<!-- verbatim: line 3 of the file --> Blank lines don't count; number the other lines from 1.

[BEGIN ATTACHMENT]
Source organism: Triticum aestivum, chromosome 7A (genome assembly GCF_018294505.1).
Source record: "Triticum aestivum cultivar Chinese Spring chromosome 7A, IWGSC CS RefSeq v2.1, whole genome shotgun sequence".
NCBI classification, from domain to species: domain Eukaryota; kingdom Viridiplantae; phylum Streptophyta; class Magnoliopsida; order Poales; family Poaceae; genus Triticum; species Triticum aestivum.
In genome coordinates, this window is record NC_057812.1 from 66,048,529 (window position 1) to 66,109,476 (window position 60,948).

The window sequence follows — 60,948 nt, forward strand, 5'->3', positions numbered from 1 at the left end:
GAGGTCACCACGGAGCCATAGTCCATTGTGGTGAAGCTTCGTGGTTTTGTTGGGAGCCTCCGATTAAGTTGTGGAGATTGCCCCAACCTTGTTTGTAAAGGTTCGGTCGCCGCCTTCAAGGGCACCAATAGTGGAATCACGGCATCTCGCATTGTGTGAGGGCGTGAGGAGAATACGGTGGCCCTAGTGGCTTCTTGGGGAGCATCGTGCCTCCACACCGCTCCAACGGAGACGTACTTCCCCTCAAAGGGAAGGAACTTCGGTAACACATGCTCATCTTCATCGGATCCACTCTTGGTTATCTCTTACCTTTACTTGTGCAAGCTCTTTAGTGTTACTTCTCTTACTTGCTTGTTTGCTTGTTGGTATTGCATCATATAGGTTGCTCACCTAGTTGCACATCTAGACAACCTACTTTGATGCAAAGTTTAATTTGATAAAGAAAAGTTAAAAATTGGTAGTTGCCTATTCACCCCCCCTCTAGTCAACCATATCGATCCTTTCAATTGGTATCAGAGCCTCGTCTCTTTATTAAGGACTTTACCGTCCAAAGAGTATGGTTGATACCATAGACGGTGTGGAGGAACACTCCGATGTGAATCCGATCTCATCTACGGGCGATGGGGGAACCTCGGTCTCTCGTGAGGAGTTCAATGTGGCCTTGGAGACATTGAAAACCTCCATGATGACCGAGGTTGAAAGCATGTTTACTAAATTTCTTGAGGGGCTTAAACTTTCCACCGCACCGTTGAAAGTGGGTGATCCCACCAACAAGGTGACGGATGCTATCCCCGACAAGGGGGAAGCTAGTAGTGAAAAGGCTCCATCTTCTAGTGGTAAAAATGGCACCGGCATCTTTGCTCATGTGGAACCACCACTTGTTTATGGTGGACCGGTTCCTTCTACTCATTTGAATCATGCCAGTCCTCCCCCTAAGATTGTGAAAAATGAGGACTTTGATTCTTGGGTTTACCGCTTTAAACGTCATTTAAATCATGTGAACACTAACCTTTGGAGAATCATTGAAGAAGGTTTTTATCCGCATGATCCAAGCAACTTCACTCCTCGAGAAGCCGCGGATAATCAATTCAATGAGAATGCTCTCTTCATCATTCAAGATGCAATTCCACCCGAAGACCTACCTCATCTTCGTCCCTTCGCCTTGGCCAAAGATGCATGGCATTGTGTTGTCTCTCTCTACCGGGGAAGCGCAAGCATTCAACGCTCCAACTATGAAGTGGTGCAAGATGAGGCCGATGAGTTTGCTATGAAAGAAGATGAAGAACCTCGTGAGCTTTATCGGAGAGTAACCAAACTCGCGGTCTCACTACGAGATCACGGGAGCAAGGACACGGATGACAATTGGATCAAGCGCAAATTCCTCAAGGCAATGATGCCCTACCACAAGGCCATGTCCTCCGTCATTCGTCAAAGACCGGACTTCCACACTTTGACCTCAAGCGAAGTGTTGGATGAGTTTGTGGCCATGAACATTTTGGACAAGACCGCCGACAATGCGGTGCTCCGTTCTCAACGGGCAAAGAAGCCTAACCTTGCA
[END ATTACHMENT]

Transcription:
NCBI classification, from domain to species: domain Eukaryota; kingdom Viridiplantae; phylum Streptophyta; class Magnoliopsida; order Poales; family Poaceae; genus Triticum; species Triticum aestivum.